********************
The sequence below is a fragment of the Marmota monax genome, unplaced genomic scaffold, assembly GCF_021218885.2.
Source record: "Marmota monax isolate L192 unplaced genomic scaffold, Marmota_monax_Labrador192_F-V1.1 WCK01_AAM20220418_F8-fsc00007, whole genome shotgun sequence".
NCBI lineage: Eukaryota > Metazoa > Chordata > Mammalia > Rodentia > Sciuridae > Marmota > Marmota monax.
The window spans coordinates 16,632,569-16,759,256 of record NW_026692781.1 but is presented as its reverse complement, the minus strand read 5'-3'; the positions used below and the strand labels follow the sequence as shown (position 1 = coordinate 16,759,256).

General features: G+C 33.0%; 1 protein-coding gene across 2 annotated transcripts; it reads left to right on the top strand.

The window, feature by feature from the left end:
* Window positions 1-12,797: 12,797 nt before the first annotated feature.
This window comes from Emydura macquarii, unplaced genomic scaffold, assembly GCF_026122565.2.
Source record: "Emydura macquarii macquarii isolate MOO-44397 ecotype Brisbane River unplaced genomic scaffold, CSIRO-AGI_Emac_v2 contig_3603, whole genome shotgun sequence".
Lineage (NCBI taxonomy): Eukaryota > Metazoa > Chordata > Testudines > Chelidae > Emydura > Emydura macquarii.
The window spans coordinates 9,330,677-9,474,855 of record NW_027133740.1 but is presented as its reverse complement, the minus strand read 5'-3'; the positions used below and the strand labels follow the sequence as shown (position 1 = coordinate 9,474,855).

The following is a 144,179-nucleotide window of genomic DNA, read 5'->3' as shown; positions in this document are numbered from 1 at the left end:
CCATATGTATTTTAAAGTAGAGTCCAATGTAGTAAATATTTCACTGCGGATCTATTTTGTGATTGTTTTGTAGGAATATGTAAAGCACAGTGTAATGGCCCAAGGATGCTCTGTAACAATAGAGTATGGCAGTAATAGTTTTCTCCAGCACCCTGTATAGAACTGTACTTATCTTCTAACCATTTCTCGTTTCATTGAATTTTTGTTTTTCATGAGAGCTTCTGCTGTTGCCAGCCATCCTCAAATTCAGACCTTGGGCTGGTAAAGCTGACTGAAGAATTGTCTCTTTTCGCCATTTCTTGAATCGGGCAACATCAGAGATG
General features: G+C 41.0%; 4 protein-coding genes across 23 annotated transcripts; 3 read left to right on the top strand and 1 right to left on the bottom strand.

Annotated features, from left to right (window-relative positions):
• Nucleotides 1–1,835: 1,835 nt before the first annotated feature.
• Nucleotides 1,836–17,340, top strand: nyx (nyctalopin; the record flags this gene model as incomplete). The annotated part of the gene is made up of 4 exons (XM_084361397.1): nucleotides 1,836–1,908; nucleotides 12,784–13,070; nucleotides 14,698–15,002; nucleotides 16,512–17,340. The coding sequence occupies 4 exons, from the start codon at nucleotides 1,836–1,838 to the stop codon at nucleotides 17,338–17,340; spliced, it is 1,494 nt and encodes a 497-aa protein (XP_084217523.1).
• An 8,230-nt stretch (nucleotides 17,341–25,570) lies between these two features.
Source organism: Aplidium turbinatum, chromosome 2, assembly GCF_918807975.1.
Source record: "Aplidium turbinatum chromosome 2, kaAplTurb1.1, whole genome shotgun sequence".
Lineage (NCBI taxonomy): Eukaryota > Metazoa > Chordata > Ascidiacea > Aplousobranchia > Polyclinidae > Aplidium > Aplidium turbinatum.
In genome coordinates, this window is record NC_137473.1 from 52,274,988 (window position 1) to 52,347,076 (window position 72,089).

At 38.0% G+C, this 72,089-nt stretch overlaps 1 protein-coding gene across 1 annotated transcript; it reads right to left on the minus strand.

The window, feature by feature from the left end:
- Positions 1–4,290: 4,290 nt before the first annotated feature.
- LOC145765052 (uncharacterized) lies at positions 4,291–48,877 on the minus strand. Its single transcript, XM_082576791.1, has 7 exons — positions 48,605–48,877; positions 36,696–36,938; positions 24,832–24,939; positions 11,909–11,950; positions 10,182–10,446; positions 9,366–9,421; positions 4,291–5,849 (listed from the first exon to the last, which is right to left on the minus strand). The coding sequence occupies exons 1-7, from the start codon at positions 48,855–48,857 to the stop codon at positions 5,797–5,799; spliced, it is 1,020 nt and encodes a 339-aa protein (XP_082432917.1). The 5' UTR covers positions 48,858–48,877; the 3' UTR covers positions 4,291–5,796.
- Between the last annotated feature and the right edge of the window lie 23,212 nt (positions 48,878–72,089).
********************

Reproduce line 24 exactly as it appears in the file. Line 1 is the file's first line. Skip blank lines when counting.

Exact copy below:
The window, feature by feature from the left end: